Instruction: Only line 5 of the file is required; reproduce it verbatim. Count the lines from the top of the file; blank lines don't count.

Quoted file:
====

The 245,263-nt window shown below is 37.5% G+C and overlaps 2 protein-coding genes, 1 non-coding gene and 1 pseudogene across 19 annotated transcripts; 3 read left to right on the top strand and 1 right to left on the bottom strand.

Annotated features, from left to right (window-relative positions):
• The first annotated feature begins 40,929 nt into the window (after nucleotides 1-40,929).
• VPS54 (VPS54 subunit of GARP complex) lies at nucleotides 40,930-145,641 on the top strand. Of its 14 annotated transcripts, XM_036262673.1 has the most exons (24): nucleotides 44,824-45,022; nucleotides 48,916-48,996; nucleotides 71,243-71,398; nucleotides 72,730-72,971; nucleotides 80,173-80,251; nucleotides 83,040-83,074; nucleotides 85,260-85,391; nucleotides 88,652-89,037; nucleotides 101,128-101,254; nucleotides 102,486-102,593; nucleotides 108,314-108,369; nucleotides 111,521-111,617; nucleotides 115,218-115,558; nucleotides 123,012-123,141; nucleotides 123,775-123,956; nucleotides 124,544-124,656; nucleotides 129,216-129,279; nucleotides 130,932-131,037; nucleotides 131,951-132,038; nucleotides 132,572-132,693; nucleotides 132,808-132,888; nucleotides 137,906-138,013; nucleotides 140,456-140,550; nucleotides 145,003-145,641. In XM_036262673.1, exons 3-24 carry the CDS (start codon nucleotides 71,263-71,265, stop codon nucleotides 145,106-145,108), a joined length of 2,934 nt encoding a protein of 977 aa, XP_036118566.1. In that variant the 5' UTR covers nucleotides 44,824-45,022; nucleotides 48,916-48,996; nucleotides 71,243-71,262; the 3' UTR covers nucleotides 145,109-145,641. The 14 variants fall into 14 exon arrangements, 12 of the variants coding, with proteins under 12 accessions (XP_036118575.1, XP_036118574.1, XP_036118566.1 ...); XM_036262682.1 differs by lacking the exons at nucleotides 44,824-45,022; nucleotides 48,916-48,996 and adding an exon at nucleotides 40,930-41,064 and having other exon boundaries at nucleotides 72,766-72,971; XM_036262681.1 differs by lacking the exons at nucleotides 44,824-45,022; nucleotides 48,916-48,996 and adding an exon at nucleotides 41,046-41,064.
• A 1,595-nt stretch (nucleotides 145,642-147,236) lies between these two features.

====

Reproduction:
• A 1,595-nt stretch (nucleotides 145,642-147,236) lies between these two features.